Dustin Hoffman has had a varied and distinguished career in acting since the ‘60s, and now has turned his talents to directing for the first time with Quartet.
The 75-year-old star has chosen a pleasant tale of growing old with grace and a love for life in a film set in Beecham House, a grand home for retired musicians.
The story centres on three old friends and colleagues Wilf (Billy Connolly), Reginald (Tom Courtenay) and Cissy (Pauline Collins), who were renowned for the quartet they were part of in their heyday.
The film opens as the distinguished residents of the retirement home are getting ready for their annual Verdi gala to raise funds to keep the establishment from closing down.
Preparations are disrupted with a surprising new arrival – prima donna Jean (Maggie Grace), Reginald’s old flame and the most respected opera singer of her time.
It becomes clear that emotions are still running high between Reginald and haughty Jean, who point blank refuses to sing in the quartet for the fundraising concert.
The film follows the struggle to reunite the quartet and repair old relationships, while exploring the challenges of growing old and retaining a sense of vigour and hope.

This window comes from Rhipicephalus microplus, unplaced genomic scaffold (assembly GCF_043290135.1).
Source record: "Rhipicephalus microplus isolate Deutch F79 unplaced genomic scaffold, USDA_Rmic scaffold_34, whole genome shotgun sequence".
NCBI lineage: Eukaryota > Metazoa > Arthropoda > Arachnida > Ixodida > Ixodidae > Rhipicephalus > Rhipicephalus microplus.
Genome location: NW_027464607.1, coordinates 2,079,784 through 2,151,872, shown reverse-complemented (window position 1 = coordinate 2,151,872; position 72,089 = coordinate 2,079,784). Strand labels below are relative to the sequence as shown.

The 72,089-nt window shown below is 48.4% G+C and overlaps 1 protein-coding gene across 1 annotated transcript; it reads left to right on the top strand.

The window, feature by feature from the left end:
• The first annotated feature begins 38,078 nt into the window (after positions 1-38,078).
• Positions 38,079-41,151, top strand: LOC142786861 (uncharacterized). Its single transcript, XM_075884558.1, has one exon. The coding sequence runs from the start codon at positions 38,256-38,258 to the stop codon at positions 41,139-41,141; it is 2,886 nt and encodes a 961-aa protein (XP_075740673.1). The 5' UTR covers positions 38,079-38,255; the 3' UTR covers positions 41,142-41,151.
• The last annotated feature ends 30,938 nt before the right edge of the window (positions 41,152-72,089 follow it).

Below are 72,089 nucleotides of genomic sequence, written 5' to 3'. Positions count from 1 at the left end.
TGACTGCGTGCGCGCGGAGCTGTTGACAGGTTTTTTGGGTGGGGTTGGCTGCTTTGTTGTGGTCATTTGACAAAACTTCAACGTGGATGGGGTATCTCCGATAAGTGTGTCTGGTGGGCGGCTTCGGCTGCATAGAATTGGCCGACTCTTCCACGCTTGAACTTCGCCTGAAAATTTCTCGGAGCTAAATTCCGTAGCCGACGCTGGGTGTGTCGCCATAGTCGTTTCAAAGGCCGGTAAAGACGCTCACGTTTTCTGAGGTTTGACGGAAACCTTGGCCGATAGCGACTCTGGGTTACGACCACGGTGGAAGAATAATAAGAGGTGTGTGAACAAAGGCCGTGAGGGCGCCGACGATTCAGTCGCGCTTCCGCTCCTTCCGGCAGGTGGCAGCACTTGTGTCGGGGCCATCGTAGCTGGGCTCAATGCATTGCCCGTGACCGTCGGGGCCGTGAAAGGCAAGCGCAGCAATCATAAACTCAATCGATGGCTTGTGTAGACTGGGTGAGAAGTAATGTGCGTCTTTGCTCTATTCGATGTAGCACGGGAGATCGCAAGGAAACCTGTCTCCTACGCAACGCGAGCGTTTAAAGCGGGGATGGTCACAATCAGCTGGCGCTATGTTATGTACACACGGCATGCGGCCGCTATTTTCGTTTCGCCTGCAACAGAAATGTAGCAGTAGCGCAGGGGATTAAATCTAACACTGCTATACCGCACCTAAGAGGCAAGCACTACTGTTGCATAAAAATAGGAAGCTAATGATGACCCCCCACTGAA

Hoffman has chosen not to dwell on the negative side of ageing, instead portraying the inhabitants of the retirement home as full of life and optimism. More sombre aspects, like Cissy’s worsening Alzheimer’s, are just touched on, while one of the most poignant scenes is Jean standing in her empty town apartment waiting to be moved into the home.
Performances across the board are excellent, with Connolly providing much of the comic relief in the film as the flirtatious and wildly inappropriate Wilf. Rising English star Sheridan Smith puts in a stellar performance as Dr Lucy Cogan, and one of the film’s most touching moments comes from her speech at the gala.
The film is also peppered with real life musical veterans, lending it a wonderful sense of realism.
The opulent Beecham House and the surrounding English countryside is a beautiful setting for the proceedings, giving the production a lush, enchanting feel.
Although dramatic tension is severely lacking in Quartet, Hoffman has created an utterly charming and moving portrait of growing old.